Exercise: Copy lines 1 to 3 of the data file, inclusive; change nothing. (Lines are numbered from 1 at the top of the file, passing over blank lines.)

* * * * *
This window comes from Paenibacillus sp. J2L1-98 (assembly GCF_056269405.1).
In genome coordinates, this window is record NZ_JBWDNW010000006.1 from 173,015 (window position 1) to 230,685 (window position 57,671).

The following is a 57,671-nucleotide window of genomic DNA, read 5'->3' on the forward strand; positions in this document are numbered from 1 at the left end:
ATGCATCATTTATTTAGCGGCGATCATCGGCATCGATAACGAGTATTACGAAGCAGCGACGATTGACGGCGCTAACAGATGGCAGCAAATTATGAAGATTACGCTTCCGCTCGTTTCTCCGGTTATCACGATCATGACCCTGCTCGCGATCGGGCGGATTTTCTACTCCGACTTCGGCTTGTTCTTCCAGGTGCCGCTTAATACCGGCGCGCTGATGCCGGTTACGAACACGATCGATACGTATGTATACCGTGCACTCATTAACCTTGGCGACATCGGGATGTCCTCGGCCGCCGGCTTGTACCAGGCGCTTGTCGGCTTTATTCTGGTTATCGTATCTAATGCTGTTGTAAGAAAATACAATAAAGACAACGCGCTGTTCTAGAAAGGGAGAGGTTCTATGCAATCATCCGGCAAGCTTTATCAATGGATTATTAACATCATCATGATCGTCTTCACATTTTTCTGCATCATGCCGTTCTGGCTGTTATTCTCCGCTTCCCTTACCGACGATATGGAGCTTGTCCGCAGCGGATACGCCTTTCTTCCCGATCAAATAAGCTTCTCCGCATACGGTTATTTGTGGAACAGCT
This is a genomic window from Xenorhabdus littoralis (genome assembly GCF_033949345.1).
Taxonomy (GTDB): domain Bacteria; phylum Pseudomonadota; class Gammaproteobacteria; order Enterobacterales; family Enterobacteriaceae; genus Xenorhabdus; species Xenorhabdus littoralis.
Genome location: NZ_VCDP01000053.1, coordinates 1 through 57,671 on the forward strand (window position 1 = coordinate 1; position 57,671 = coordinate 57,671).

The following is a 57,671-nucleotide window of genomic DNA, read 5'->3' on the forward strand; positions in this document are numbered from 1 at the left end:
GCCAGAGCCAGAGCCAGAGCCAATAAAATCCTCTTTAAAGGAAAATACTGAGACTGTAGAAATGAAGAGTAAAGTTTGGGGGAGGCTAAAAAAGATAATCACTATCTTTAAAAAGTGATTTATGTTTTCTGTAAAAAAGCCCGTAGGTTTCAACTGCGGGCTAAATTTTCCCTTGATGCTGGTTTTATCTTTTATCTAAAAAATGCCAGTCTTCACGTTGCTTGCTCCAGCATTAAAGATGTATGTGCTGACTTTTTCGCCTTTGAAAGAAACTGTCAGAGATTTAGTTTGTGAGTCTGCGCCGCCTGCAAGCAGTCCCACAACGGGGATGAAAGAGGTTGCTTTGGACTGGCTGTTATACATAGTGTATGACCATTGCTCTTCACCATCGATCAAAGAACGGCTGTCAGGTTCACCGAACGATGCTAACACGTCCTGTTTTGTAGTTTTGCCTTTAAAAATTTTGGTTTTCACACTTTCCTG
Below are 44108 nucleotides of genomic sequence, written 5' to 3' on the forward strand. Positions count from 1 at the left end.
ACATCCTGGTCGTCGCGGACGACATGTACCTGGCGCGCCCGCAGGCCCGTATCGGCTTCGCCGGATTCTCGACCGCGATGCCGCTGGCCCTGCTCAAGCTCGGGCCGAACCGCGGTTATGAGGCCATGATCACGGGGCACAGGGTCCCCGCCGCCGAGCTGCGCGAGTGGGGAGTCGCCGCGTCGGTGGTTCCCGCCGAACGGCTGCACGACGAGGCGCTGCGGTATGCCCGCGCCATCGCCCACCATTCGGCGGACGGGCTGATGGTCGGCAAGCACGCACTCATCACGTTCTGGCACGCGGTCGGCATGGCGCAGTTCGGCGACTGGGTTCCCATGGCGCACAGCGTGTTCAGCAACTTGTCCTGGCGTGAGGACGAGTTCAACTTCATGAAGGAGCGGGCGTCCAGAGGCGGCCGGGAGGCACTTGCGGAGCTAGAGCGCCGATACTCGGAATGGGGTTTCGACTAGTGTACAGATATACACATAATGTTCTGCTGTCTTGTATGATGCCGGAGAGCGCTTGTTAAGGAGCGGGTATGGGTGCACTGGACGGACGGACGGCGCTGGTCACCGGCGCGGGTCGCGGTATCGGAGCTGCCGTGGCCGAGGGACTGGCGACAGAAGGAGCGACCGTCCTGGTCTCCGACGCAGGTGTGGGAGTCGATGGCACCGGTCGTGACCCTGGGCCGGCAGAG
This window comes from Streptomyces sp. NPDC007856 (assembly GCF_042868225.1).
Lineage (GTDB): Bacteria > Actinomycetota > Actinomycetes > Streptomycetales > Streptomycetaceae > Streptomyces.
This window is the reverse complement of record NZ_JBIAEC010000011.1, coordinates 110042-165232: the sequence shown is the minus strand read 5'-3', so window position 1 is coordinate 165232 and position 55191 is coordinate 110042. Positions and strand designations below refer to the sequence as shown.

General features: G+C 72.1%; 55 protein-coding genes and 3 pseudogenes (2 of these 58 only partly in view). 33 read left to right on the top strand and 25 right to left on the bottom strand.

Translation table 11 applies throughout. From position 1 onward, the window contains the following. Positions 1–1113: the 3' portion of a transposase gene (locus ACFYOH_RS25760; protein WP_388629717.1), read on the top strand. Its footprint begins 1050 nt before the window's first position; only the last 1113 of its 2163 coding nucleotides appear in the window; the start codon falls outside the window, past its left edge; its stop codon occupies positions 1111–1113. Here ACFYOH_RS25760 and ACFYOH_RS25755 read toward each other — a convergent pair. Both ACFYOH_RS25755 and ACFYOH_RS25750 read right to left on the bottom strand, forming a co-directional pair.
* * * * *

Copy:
This window comes from Paenibacillus sp. J2L1-98 (assembly GCF_056269405.1).
In genome coordinates, this window is record NZ_JBWDNW010000006.1 from 173,015 (window position 1) to 230,685 (window position 57,671).

The following is a 57,671-nucleotide window of genomic DNA, read 5'->3' on the forward strand; positions in this document are numbered from 1 at the left end: